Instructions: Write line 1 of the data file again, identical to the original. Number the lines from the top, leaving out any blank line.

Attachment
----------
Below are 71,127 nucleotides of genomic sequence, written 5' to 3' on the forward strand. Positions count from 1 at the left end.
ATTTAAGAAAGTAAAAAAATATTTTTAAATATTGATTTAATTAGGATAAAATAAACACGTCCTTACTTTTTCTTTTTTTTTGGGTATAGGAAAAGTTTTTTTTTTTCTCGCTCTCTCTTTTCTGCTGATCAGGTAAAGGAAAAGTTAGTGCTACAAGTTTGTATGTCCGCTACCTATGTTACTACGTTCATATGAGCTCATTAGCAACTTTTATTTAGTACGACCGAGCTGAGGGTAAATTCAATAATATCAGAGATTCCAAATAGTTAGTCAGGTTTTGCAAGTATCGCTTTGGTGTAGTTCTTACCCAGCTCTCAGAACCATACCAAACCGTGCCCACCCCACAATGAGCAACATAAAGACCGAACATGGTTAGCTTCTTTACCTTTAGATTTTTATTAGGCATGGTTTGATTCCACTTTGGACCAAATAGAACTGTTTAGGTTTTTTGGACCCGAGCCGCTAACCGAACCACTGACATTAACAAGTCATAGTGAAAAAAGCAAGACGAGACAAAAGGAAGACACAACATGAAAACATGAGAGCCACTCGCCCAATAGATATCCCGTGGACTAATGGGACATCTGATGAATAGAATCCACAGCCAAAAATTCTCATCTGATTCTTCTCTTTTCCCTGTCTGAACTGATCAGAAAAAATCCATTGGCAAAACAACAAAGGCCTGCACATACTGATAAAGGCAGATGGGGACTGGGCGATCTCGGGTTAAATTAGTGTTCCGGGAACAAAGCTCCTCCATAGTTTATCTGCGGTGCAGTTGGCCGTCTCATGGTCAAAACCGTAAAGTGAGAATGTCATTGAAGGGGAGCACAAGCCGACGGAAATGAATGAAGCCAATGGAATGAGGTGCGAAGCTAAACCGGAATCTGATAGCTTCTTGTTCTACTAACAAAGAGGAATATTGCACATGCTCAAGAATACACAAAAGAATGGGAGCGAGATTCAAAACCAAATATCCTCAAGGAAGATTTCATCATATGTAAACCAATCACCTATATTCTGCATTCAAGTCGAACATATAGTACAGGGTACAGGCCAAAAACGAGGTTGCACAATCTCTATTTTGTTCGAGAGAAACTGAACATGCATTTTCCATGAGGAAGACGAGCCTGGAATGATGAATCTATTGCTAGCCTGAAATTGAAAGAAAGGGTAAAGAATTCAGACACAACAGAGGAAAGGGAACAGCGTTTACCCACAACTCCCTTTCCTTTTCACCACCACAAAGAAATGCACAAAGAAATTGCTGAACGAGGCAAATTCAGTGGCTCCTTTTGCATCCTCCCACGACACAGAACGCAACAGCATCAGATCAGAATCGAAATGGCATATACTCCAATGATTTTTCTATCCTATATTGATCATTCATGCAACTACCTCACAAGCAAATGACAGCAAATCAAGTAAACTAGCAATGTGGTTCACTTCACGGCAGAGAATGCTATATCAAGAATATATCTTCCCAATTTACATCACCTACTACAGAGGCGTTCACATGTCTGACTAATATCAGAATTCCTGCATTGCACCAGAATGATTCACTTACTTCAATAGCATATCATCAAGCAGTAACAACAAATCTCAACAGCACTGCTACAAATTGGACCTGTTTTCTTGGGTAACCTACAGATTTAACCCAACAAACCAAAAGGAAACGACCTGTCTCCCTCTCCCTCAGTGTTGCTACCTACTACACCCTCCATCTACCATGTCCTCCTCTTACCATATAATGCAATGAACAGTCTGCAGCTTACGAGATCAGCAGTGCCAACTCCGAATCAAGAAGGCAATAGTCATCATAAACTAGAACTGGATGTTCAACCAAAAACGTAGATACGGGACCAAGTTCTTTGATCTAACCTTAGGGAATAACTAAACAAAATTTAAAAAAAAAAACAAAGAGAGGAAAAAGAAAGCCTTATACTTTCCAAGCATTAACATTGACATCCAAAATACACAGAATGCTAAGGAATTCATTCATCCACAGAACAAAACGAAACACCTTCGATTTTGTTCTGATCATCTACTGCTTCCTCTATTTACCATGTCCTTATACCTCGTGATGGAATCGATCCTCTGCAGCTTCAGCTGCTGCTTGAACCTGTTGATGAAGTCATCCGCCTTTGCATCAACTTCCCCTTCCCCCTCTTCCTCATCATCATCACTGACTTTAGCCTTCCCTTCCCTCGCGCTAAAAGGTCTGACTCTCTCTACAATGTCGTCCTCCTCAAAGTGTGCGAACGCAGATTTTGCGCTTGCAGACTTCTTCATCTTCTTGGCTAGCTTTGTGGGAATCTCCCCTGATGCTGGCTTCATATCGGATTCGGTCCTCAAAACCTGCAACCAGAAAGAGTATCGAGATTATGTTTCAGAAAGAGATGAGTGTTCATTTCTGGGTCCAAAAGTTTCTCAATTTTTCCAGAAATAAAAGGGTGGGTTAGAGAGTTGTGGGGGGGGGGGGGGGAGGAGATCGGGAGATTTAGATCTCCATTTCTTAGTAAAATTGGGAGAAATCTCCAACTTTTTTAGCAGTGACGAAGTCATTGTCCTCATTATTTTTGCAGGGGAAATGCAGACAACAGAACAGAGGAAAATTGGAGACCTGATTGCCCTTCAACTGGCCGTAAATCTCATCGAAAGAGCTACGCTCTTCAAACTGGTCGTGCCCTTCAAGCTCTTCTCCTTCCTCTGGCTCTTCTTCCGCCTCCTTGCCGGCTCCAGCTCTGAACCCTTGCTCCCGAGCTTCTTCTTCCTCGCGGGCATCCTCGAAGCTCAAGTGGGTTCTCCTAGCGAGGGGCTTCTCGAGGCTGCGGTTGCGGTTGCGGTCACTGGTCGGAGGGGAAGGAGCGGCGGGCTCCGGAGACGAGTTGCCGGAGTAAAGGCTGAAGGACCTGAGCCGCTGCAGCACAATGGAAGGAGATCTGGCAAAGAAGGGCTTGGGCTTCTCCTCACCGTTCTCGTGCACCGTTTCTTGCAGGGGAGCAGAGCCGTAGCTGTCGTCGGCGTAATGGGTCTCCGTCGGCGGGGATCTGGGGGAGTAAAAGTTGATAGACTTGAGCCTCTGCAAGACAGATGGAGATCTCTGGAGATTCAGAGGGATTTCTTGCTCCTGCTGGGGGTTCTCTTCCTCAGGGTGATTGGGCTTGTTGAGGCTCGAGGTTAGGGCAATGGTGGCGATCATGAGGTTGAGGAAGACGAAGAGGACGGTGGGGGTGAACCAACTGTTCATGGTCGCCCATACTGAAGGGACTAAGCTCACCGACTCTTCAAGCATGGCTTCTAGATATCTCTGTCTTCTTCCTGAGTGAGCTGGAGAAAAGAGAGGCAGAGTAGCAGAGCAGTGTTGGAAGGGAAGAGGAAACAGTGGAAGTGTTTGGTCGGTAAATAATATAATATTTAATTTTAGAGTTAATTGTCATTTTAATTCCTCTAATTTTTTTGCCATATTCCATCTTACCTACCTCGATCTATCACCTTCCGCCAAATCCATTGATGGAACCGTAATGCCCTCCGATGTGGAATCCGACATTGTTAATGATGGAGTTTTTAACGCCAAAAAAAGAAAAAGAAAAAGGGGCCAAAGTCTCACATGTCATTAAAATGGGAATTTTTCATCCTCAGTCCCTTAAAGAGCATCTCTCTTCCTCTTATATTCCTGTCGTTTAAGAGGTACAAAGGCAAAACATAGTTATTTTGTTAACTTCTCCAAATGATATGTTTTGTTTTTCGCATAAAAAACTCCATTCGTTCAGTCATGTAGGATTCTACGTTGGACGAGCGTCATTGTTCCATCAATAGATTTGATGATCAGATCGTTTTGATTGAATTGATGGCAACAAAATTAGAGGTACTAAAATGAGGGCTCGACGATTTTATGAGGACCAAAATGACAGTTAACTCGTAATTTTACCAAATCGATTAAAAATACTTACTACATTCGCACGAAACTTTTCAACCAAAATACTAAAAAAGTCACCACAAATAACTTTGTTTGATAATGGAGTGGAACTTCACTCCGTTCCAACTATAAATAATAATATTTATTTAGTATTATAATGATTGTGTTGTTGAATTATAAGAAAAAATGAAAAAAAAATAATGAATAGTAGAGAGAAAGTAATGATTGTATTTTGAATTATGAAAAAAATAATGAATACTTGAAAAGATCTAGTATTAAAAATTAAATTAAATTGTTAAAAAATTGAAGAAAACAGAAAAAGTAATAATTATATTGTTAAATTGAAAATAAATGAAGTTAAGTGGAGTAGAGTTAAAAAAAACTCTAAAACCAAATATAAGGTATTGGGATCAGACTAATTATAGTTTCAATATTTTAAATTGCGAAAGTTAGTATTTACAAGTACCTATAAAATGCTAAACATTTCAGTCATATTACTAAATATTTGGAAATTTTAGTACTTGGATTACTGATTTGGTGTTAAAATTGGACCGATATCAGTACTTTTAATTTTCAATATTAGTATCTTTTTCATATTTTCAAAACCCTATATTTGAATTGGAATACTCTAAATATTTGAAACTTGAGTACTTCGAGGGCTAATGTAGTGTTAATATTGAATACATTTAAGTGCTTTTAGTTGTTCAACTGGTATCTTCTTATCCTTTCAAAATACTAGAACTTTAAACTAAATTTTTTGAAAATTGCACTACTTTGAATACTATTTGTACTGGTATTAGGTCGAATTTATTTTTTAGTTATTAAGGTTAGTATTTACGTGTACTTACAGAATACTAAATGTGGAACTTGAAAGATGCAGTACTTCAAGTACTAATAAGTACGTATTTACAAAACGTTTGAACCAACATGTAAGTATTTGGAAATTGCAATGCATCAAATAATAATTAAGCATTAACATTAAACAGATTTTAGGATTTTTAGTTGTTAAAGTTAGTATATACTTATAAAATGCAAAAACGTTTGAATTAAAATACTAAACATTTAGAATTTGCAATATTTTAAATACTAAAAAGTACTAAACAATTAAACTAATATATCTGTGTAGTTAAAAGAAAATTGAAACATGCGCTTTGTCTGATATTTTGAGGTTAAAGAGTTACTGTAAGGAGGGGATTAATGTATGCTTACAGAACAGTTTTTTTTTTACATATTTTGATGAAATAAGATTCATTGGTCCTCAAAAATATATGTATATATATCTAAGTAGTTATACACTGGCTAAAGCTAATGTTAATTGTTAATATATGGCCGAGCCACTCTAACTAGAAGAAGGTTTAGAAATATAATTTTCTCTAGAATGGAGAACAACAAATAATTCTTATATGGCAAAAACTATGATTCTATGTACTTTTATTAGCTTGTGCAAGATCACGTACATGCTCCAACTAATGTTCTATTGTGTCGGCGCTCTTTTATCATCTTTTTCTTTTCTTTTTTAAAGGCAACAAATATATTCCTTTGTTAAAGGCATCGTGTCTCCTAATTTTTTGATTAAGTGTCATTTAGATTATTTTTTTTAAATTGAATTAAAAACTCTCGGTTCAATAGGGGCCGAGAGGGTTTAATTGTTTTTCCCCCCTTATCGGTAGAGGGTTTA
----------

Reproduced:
Below are 71,127 nucleotides of genomic sequence, written 5' to 3' on the forward strand. Positions count from 1 at the left end.